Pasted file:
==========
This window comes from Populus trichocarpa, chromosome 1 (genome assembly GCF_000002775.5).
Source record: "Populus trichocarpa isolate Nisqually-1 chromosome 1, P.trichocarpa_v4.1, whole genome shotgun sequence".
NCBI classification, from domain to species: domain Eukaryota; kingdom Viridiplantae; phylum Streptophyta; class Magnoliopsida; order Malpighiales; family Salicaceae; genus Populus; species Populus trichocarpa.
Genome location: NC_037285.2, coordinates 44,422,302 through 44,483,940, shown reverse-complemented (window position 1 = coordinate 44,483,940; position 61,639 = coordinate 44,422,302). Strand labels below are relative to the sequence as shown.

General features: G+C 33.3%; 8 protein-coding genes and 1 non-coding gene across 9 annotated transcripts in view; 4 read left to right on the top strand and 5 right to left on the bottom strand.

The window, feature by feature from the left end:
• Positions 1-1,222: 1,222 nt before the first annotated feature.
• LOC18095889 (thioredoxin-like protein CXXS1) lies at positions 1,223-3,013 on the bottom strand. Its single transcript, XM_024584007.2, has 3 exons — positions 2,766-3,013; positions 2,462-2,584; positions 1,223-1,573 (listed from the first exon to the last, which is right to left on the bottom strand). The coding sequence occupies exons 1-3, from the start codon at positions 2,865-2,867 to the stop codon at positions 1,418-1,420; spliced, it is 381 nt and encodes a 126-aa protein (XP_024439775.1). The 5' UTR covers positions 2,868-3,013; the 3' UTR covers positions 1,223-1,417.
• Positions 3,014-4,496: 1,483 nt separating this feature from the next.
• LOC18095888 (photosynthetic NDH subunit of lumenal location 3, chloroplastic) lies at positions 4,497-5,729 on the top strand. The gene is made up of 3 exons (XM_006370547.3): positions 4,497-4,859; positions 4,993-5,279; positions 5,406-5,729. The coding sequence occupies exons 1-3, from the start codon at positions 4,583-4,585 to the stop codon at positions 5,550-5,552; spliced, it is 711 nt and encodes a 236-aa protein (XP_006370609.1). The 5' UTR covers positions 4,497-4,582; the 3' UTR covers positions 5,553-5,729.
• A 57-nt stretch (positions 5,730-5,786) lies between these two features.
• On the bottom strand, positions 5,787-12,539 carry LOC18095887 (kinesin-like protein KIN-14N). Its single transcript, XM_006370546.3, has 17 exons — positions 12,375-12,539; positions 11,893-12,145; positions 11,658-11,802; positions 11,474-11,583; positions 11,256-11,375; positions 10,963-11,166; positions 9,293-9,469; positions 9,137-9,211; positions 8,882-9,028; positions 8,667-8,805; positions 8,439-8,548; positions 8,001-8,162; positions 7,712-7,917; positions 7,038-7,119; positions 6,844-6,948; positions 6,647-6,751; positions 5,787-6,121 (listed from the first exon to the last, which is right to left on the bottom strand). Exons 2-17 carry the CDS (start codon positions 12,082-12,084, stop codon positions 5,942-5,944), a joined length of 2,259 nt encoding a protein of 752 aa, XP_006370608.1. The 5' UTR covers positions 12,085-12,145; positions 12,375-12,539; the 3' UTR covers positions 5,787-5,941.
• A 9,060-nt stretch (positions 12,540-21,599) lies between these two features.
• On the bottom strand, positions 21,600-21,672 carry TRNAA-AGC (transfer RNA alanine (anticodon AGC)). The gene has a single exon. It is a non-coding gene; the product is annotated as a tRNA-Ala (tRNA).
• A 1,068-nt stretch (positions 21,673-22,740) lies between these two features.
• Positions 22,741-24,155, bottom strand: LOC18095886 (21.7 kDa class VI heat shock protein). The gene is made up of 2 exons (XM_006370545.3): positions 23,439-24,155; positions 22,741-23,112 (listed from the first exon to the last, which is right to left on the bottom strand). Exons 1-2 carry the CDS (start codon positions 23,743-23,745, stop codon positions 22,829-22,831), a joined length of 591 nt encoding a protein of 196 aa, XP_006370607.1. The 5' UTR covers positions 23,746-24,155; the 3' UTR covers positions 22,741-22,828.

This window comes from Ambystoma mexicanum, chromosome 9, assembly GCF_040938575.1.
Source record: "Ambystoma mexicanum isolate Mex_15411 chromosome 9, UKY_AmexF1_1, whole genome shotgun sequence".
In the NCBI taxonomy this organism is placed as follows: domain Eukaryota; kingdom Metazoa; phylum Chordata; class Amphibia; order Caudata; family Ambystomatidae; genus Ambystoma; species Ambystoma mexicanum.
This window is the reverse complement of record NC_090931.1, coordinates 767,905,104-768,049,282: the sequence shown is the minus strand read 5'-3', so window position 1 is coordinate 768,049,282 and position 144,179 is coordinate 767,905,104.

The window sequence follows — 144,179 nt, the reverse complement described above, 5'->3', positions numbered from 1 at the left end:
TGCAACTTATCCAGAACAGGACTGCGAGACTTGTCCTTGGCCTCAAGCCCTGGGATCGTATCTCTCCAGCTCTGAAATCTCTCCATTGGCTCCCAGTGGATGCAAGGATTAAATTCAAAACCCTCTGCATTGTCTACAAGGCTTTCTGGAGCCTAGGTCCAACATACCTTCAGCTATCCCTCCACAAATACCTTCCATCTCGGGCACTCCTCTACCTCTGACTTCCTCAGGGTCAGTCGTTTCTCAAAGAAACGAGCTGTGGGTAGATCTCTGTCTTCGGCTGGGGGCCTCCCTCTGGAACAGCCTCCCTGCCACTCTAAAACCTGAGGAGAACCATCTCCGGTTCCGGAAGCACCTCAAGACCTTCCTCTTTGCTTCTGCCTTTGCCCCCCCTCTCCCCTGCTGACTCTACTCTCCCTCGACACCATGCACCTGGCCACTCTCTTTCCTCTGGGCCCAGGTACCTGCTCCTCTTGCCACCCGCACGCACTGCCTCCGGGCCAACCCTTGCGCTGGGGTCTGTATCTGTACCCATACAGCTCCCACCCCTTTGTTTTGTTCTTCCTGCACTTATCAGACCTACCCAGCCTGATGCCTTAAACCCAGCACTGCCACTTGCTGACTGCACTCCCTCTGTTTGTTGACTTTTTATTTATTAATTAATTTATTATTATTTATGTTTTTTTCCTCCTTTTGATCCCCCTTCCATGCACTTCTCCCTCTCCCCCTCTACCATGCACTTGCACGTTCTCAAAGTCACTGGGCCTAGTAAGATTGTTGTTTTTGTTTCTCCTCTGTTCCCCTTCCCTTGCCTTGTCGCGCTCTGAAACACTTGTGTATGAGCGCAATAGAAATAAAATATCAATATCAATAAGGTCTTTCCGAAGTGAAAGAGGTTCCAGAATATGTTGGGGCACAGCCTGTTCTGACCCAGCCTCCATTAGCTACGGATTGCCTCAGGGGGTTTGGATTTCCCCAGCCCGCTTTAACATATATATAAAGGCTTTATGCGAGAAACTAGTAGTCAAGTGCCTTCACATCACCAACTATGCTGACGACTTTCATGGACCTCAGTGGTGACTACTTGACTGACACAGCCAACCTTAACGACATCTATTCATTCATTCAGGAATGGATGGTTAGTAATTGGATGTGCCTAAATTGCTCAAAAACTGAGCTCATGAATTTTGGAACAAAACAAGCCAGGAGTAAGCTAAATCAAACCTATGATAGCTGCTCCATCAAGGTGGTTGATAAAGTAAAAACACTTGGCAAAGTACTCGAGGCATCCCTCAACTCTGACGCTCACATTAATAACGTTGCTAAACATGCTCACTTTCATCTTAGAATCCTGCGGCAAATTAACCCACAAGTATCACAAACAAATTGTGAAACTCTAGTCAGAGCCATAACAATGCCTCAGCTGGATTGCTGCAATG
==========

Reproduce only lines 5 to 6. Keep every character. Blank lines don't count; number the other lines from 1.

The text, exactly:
General features: G+C 33.3%; 8 protein-coding genes and 1 non-coding gene across 9 annotated transcripts in view; 4 read left to right on the top strand and 5 right to left on the bottom strand.

The window, feature by feature from the left end: